4 physical changes that effect learning in the older adult pt
-Sensory: vision, hearing, touch, and smell
-Motor control: decreased muscle strength, loss of flexibility, & endurance
-Nervous System: reduced speed of nerve control, conduction, confusion, slow response and reaction time
-Memory Loss: slow recall or poor short-term memory
-Nursing Interventions:
-Set achievable goals
-Use visual aids in large print
-Increase teaching time
-Allow for rest periods
-Repeat information
-Use prior experience, examples the pt can relate to
-Teach in a quiet environment, comfortable to the pt
Complications of positioning
-Undue pressure on a body part should not obstruct vascular supply (postural hypertension, venous pooling, compartment syndrome)
-Respiratoin should not be impeded by pressure of arms on chest (dyspnea)
-Nerves must be protected from undue pressure, improper positioning can cause serious injury or paralysis (injury of brachial, ulnar, radial, sciatic, tibial, or peroneal nerves)
-Integumentary breakdown of the skin and scalp (alopecia)
-Reproductive (genital injury)
-Sensory effects (corneal abrasion, conjunctival edema, ear injury)
-Skeletal (aseptic necorsis of femoral head, fx of symphysis pubis)
-Muscular pain in lumbar, neck, and shoulders
-Precautions for pt safety for thin/elderly, obese and pts with deformities or handicaps
Surgical Asepsis
Absence of microorganisms in the surgical environment to reduce th risk for infection
Intra-operative heat loss and hypothermia
During anesthesia, pt's temp may drop:
-Reduced glucose metabolism may cause metabolic acidosis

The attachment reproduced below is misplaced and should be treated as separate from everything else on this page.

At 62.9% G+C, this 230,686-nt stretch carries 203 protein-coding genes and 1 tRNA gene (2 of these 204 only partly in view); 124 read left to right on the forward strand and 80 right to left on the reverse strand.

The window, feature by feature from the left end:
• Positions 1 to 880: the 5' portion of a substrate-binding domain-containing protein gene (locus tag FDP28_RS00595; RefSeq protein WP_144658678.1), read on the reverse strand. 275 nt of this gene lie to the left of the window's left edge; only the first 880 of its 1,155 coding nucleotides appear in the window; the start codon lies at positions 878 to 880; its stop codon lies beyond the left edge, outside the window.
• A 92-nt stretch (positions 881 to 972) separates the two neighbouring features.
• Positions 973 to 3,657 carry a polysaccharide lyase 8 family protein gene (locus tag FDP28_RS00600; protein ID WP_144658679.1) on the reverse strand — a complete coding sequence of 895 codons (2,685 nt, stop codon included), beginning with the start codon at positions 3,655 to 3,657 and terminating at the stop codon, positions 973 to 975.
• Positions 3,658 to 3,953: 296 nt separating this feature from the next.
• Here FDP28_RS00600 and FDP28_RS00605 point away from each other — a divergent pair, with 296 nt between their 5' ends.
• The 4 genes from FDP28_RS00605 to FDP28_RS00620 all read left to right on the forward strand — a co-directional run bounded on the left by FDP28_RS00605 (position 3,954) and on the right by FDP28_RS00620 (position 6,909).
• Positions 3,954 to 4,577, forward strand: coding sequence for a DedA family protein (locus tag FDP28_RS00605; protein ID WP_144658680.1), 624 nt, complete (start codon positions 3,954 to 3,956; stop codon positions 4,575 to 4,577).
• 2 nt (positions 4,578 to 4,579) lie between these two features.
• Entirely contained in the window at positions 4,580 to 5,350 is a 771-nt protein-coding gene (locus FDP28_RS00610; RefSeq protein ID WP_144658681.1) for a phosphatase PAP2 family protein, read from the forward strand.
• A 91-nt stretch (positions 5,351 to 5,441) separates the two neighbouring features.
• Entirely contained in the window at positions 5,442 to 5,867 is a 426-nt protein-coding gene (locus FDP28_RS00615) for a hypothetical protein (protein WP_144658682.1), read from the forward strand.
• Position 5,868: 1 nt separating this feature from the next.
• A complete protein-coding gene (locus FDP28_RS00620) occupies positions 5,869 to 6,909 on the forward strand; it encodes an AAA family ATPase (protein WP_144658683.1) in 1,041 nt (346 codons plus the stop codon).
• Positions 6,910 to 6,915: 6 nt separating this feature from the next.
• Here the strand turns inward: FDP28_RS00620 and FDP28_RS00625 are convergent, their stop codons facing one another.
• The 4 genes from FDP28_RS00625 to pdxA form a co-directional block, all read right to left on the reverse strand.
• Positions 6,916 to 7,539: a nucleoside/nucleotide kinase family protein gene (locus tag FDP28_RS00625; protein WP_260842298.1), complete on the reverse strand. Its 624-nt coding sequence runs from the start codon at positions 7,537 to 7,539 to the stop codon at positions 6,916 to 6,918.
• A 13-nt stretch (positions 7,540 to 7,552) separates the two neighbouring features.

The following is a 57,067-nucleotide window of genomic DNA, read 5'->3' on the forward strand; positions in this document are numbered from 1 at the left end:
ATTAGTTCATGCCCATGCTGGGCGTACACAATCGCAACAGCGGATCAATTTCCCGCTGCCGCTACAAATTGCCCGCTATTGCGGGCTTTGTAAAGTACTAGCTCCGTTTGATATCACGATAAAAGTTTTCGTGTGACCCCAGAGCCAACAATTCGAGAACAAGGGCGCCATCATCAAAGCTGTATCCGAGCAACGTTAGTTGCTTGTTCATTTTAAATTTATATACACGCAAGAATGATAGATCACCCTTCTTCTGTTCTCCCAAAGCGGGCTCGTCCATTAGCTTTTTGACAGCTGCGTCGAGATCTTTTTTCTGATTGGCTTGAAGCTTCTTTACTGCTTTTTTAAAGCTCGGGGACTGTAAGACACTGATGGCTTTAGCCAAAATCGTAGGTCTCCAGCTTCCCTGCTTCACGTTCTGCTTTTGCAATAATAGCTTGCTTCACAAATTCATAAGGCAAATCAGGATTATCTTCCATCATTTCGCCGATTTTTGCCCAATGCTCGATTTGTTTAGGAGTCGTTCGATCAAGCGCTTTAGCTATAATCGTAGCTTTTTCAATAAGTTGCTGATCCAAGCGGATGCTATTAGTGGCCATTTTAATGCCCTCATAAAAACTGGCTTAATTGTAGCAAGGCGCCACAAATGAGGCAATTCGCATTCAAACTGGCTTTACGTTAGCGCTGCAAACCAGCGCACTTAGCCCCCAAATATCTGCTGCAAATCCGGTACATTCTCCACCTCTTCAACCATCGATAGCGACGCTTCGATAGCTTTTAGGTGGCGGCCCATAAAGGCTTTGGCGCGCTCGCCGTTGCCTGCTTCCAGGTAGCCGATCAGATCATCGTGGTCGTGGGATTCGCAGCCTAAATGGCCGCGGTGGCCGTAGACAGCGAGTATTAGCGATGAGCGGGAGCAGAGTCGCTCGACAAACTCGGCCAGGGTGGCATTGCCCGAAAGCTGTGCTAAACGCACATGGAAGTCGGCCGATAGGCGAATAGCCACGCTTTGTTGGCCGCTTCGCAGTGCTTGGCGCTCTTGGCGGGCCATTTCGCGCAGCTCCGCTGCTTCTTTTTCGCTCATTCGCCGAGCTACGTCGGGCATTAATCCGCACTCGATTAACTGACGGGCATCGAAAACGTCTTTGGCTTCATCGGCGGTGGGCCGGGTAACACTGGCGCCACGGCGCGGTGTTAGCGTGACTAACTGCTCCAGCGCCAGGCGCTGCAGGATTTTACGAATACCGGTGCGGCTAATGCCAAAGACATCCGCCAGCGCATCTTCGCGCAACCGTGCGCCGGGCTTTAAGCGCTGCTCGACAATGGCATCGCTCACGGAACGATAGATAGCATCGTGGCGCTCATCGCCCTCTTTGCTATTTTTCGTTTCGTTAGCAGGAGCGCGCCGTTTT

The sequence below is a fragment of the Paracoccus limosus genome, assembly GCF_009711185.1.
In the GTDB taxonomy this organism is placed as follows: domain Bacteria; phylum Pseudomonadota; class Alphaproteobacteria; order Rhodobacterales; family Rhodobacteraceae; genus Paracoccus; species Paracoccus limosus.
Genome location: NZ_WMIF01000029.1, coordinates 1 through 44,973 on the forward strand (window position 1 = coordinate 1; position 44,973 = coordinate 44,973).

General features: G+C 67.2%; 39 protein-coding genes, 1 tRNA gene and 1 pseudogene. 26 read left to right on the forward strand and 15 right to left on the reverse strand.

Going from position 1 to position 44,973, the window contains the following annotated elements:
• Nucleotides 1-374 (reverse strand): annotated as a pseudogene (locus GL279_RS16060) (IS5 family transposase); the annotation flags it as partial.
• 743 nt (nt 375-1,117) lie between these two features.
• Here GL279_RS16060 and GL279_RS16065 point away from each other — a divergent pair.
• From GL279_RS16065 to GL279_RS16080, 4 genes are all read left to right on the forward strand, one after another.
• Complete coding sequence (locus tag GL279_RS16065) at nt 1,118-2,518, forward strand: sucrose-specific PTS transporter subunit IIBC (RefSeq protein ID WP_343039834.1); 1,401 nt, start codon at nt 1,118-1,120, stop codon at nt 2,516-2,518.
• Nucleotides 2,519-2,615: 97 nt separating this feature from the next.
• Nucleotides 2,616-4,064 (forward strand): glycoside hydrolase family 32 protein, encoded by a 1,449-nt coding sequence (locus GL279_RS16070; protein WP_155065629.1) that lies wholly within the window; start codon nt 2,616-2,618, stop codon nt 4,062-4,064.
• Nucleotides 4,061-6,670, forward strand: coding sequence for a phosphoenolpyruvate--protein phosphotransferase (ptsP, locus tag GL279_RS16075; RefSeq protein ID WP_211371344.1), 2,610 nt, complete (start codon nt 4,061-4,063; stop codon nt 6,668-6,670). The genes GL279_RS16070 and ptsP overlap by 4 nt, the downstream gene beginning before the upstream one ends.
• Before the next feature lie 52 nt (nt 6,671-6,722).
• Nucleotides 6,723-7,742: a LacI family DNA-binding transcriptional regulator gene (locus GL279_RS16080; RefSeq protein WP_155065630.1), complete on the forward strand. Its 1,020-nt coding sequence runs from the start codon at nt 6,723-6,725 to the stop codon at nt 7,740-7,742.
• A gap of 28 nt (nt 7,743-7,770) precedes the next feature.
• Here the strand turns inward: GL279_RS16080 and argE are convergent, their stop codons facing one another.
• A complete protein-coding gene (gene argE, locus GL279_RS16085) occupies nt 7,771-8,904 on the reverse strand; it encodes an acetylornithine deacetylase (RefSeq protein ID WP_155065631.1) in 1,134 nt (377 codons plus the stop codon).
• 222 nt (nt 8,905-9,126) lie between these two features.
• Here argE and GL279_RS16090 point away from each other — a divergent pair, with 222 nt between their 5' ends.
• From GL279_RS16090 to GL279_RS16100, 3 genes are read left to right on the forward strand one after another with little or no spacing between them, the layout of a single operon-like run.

-Core temp: < 98.0
Caused by:
*low OR temp
*infusion of cold fluids
*inhalation of cold gases
*open wounds or body cavaties
*decreased muscle activity
*advanced age
*pharmaceutical agents
Signs and symptoms of malignant hypothermia
-Inherited muscle disorder chemically induced by anesthetic agents
-Tachycardia
-Ventricular dysrhythmia
-Hypotension
-Decreased cardiac output
-Oliguria (decreased urine volume)
-Abnormal transport of calcium causes:
*tetanus like movements (often in jaw)
*rigidity
-Late sign: rapid increase in temperature
Precautions taken by OR team to prevent medical-legal problems
-Check patient's ID band
-Have state and spell full name and date-of-birth
-Ask pt to list any allergies
-Mark the site on the patient
-All instruments to be used during the surgery are counted and documented on the white board before the surgery and again at the end of the surgery
Regional Anesthesia
-The temporary interruption of the transmission of nerve impulses to and from a specific area or region of the body
-Epidural
-Spinal
-Caudal
-Nerve block
Epidural
-An injectin into the the epidural space inside the spinal column (not in the dura mater)
-Will have a higher dosage than spinal because doesn't make direct contact with spinal cord or nerve roots
Spinal
-aka subarachnoid block
-lumbar puncture between L4 or L5 or S1
-Injected into subarachnoid space
Caudal
-aka transsacral
-produces anesthesia of the perineum and occasionally the lower abdomen
Nerve Block
-A technique in which the anesthetic agent is injected into and around a nerve or small group of nerves
Advantages of using spinal or epidural rather than general anesthesia
-Patient awake with spinal/epidural
-Minimal effect on respiratory and CV systems
-Decreased recovery time
-Prolonged analgesic effect post-op
Reasons for using epinephrine with local anesthetics
-It contricts blood vessels, which prevents rapid absorption of anesthetic